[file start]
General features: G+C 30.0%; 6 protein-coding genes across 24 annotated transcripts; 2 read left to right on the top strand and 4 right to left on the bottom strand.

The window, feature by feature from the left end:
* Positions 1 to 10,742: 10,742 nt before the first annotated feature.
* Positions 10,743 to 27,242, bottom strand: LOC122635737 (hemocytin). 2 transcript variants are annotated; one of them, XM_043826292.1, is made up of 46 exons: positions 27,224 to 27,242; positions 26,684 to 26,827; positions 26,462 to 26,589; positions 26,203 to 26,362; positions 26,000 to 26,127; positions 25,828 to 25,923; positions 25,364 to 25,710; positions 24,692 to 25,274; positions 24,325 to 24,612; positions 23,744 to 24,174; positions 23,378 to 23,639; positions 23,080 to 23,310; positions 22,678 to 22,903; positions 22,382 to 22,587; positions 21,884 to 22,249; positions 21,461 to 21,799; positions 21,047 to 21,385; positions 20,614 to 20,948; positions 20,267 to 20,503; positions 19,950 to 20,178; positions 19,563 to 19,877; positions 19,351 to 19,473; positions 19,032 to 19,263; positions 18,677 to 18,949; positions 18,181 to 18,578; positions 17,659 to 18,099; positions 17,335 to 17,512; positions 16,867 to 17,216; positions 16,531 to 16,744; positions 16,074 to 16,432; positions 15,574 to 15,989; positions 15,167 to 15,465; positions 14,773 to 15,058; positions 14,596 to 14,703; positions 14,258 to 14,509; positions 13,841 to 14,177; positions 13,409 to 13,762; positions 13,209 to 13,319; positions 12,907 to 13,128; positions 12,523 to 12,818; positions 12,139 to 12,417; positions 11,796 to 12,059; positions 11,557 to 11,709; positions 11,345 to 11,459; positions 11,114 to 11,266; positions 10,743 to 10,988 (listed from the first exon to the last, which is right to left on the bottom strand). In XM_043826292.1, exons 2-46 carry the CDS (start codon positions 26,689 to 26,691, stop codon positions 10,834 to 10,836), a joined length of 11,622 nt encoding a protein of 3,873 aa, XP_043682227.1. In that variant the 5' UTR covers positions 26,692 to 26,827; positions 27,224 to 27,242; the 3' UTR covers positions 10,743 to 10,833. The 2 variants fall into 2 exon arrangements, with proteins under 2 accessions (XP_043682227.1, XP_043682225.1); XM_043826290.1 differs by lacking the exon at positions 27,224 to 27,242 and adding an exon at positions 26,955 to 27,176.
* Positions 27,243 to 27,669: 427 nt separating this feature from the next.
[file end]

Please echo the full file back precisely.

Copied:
General features: G+C 30.0%; 6 protein-coding genes across 24 annotated transcripts; 2 read left to right on the top strand and 4 right to left on the bottom strand.

The window, feature by feature from the left end:
* Positions 1 to 10,742: 10,742 nt before the first annotated feature.
* Positions 10,743 to 27,242, bottom strand: LOC122635737 (hemocytin). 2 transcript variants are annotated; one of them, XM_043826292.1, is made up of 46 exons: positions 27,224 to 27,242; positions 26,684 to 26,827; positions 26,462 to 26,589; positions 26,203 to 26,362; positions 26,000 to 26,127; positions 25,828 to 25,923; positions 25,364 to 25,710; positions 24,692 to 25,274; positions 24,325 to 24,612; positions 23,744 to 24,174; positions 23,378 to 23,639; positions 23,080 to 23,310; positions 22,678 to 22,903; positions 22,382 to 22,587; positions 21,884 to 22,249; positions 21,461 to 21,799; positions 21,047 to 21,385; positions 20,614 to 20,948; positions 20,267 to 20,503; positions 19,950 to 20,178; positions 19,563 to 19,877; positions 19,351 to 19,473; positions 19,032 to 19,263; positions 18,677 to 18,949; positions 18,181 to 18,578; positions 17,659 to 18,099; positions 17,335 to 17,512; positions 16,867 to 17,216; positions 16,531 to 16,744; positions 16,074 to 16,432; positions 15,574 to 15,989; positions 15,167 to 15,465; positions 14,773 to 15,058; positions 14,596 to 14,703; positions 14,258 to 14,509; positions 13,841 to 14,177; positions 13,409 to 13,762; positions 13,209 to 13,319; positions 12,907 to 13,128; positions 12,523 to 12,818; positions 12,139 to 12,417; positions 11,796 to 12,059; positions 11,557 to 11,709; positions 11,345 to 11,459; positions 11,114 to 11,266; positions 10,743 to 10,988 (listed from the first exon to the last, which is right to left on the bottom strand). In XM_043826292.1, exons 2-46 carry the CDS (start codon positions 26,689 to 26,691, stop codon positions 10,834 to 10,836), a joined length of 11,622 nt encoding a protein of 3,873 aa, XP_043682227.1. In that variant the 5' UTR covers positions 26,692 to 26,827; positions 27,224 to 27,242; the 3' UTR covers positions 10,743 to 10,833. The 2 variants fall into 2 exon arrangements, with proteins under 2 accessions (XP_043682227.1, XP_043682225.1); XM_043826290.1 differs by lacking the exon at positions 27,224 to 27,242 and adding an exon at positions 26,955 to 27,176.
* Positions 27,243 to 27,669: 427 nt separating this feature from the next.